For last week’s installment in our ongoing series bringing you the history of Princeton University and its students and alumni, click here.
For the week of September 29-October 5:
Students express their love for Great Britain, a segregationist governor draws protest, smoking is banned in class, and more.
September 29, 1762—Students put on a play entitled “The Military Glory of Great Britain” at the close of the annual Commencement ceremony in Nassau Hall. The play praises Britain for its superiority over France and Spain.
October 1, 1963—3500 people attend an hour-long rally to protest segregationist governor of Mississippi Ross Barnett’s visit to Princeton.
October 2, 1876—College of New Jersey (now Princeton University) President James McCosh announces that the New Testament will be studied in English (King James Version) rather than Greek.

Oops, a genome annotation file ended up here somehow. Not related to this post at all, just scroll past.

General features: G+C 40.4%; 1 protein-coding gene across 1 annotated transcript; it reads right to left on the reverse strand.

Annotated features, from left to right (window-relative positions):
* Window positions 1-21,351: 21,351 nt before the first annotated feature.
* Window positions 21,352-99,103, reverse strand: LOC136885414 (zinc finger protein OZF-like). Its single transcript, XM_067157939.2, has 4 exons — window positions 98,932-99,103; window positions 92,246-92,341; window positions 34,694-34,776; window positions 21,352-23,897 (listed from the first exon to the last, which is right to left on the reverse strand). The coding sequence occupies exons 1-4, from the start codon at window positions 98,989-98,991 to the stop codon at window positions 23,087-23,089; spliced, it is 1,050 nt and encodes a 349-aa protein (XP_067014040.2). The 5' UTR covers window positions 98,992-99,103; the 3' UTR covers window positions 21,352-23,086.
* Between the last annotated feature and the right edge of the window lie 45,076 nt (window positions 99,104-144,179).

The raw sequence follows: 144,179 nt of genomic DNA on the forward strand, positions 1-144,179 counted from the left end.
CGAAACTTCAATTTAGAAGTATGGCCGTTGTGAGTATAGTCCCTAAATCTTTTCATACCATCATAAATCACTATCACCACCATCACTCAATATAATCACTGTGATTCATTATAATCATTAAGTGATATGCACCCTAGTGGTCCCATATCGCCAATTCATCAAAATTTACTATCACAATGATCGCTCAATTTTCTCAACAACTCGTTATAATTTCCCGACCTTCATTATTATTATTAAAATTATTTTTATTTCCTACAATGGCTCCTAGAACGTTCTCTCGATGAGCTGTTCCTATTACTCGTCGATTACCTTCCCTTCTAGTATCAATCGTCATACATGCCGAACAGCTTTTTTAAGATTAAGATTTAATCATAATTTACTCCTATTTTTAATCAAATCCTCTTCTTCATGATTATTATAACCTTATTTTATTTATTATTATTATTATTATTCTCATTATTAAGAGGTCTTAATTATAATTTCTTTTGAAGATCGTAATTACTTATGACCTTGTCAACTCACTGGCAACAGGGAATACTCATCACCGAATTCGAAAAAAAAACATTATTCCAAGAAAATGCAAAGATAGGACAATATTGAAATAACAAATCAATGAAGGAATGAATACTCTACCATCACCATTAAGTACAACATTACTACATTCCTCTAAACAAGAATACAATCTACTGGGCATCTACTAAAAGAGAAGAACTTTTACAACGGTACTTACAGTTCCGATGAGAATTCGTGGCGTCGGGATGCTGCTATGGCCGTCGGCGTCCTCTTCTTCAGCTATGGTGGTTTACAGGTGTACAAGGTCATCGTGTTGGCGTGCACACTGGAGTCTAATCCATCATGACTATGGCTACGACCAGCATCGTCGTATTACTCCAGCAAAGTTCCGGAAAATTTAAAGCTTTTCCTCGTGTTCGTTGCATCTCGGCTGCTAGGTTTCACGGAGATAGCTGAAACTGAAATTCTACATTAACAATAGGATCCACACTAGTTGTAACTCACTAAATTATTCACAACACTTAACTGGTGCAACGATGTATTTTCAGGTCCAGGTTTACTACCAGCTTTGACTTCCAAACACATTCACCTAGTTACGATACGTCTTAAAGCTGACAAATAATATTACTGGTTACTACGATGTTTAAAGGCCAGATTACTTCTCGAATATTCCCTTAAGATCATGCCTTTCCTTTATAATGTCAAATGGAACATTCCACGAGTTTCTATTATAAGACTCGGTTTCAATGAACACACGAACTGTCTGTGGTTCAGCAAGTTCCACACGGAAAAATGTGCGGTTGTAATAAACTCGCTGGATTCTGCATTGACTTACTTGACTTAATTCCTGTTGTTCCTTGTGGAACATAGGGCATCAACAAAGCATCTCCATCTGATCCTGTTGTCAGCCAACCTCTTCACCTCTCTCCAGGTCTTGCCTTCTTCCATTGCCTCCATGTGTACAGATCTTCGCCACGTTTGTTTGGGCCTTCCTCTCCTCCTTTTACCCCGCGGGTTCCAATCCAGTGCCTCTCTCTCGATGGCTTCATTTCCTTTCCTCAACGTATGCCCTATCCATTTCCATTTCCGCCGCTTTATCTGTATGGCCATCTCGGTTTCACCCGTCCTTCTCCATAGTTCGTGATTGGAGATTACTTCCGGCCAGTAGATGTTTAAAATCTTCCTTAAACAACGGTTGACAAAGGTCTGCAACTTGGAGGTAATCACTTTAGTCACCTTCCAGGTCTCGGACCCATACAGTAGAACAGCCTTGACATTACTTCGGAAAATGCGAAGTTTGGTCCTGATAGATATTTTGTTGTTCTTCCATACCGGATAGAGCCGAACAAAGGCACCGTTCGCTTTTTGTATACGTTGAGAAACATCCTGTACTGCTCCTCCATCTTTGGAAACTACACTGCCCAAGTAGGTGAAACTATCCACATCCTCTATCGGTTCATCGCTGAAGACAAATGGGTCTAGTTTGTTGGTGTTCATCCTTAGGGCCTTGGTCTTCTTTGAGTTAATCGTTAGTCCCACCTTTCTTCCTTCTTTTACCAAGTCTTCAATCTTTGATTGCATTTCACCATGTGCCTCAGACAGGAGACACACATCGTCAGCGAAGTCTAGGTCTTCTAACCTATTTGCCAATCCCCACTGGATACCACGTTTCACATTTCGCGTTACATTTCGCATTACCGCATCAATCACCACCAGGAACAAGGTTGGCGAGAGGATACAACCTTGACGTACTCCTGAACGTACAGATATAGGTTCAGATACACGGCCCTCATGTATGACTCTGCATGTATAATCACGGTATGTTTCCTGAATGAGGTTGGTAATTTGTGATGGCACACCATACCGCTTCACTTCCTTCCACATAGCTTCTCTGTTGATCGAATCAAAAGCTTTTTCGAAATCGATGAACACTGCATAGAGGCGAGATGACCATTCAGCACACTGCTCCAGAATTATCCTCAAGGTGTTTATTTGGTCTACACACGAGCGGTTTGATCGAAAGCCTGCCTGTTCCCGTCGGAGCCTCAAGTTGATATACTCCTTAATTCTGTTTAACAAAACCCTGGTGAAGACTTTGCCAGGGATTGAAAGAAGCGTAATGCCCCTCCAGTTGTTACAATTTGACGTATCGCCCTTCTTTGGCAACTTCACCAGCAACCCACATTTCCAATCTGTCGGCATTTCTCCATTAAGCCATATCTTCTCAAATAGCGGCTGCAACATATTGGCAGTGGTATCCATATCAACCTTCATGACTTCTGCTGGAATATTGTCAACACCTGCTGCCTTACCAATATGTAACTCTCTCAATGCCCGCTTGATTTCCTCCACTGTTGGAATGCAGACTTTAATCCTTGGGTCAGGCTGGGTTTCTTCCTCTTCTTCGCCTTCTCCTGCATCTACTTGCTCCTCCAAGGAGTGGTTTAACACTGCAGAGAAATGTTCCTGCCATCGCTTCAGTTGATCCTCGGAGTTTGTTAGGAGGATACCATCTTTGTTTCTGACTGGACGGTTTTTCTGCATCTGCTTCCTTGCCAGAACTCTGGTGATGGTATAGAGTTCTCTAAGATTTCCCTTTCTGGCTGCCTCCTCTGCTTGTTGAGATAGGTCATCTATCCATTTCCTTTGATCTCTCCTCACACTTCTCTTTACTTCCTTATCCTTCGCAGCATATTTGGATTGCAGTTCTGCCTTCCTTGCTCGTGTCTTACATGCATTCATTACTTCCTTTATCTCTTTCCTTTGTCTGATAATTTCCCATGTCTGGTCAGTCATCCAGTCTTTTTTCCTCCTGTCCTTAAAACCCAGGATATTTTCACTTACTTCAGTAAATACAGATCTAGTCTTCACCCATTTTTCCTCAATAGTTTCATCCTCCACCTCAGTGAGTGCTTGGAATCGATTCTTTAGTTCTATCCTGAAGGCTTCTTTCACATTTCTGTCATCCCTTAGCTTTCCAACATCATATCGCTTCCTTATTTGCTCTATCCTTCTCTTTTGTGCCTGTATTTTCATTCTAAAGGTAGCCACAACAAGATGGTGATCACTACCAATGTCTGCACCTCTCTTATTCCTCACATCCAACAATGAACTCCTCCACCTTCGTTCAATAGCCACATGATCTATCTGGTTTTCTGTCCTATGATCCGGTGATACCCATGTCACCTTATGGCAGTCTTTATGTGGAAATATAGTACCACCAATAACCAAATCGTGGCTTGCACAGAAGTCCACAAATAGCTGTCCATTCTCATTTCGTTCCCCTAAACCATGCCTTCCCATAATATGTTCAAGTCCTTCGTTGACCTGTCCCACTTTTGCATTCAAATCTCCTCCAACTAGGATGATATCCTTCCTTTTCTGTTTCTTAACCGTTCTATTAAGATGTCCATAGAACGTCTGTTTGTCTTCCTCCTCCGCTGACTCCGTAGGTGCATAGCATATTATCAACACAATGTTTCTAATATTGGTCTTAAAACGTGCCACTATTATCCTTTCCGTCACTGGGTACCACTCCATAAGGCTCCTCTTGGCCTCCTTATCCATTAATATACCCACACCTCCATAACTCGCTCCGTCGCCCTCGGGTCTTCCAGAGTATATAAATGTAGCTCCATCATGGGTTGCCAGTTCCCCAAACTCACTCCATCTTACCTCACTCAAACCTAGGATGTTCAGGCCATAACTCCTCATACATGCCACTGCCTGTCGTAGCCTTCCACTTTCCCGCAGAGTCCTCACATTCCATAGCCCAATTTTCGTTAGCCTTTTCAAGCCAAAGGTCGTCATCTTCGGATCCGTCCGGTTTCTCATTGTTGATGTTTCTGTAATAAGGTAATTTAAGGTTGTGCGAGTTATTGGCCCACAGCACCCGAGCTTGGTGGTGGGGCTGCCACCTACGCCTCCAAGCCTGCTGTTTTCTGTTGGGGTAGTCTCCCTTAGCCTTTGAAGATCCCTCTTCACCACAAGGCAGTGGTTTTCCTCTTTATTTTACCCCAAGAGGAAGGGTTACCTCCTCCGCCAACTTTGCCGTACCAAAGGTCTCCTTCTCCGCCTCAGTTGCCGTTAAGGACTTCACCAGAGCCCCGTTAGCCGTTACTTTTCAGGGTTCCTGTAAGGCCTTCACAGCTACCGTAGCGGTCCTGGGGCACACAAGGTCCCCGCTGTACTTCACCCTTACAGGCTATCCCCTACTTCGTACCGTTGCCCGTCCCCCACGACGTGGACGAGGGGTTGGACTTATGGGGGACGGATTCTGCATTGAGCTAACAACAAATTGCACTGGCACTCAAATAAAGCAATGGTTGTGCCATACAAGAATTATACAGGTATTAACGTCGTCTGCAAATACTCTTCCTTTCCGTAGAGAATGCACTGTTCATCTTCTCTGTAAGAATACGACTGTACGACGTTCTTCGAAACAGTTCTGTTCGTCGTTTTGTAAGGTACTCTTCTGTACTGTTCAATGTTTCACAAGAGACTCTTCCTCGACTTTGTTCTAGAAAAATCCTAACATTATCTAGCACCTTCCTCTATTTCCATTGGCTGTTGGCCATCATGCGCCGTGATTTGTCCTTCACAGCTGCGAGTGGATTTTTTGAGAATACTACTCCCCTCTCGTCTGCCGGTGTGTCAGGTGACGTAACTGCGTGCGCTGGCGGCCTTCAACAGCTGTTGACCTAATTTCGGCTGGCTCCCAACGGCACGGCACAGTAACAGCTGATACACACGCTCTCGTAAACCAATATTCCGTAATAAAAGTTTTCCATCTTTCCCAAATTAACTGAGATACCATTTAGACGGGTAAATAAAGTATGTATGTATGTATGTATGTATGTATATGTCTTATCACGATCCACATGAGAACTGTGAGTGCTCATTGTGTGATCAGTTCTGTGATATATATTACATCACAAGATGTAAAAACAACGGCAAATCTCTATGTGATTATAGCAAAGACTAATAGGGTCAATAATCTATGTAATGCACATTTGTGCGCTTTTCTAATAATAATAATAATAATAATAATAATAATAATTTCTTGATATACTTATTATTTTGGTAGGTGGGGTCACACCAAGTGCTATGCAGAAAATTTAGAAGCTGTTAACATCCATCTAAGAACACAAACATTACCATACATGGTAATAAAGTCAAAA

October 4, 1960—Effective immediately, smoking is banned in Princeton’s classrooms and lecture halls. The rule does not apply to faculty offices or preceptorials, University President Robert F. Goheen ’40 explains, because “there is at least the hope that ash trays will be used.”
Engineering Professor Philip Kissam (Class of 1919) smokes a pipe. Photo from 1960 Bric-a-Brac.
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